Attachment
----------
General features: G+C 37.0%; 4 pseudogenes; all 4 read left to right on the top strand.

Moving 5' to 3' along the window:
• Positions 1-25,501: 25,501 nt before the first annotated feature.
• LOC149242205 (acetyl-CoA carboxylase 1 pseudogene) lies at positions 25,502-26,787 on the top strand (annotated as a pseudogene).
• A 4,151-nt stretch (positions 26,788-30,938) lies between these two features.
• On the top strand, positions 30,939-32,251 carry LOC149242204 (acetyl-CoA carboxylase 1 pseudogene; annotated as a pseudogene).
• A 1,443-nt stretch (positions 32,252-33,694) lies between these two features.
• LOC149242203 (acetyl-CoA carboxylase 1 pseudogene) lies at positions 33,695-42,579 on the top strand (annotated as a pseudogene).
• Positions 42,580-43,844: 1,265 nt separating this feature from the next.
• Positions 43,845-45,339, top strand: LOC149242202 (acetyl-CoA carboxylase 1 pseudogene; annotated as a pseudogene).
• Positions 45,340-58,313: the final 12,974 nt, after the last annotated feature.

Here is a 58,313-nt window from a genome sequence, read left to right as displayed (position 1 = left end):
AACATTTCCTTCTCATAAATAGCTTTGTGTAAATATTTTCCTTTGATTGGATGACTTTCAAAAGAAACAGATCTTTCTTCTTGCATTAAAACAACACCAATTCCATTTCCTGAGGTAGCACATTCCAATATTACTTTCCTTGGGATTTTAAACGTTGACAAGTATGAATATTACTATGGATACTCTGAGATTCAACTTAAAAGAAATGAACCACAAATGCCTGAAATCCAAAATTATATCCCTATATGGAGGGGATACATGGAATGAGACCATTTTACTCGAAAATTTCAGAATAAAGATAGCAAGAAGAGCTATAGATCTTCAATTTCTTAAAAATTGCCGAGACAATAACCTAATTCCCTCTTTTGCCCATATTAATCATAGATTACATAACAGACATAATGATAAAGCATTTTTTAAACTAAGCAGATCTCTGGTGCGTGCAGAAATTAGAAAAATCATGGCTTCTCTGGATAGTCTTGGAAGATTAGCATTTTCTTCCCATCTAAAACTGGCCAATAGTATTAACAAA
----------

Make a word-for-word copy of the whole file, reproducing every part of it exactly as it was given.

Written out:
General features: G+C 37.0%; 4 pseudogenes; all 4 read left to right on the top strand.

Moving 5' to 3' along the window:
• Positions 1-25,501: 25,501 nt before the first annotated feature.
• LOC149242205 (acetyl-CoA carboxylase 1 pseudogene) lies at positions 25,502-26,787 on the top strand (annotated as a pseudogene).
• A 4,151-nt stretch (positions 26,788-30,938) lies between these two features.
• On the top strand, positions 30,939-32,251 carry LOC149242204 (acetyl-CoA carboxylase 1 pseudogene; annotated as a pseudogene).
• A 1,443-nt stretch (positions 32,252-33,694) lies between these two features.
• LOC149242203 (acetyl-CoA carboxylase 1 pseudogene) lies at positions 33,695-42,579 on the top strand (annotated as a pseudogene).
• Positions 42,580-43,844: 1,265 nt separating this feature from the next.
• Positions 43,845-45,339, top strand: LOC149242202 (acetyl-CoA carboxylase 1 pseudogene; annotated as a pseudogene).
• Positions 45,340-58,313: the final 12,974 nt, after the last annotated feature.

Here is a 58,313-nt window from a genome sequence, read left to right as displayed (position 1 = left end):
AACATTTCCTTCTCATAAATAGCTTTGTGTAAATATTTTCCTTTGATTGGATGACTTTCAAAAGAAACAGATCTTTCTTCTTGCATTAAAACAACACCAATTCCATTTCCTGAGGTAGCACATTCCAATATTACTTTCCTTGGGATTTTAAACGTTGACAAGTATGAATATTACTATGGATACTCTGAGATTCAACTTAAAAGAAATGAACCACAAATGCCTGAAATCCAAAATTATATCCCTATATGGAGGGGATACATGGAATGAGACCATTTTACTCGAAAATTTCAGAATAAAGATAGCAAGAAGAGCTATAGATCTTCAATTTCTTAAAAATTGCCGAGACAATAACCTAATTCCCTCTTTTGCCCATATTAATCATAGATTACATAACAGACATAATGATAAAGCATTTTTTAAACTAAGCAGATCTCTGGTGCGTGCAGAAATTAGAAAAATCATGGCTTCTCTGGATAGTCTTGGAAGATTAGCATTTTCTTCCCATCTAAAACTGGCCAATAGTATTAACAAA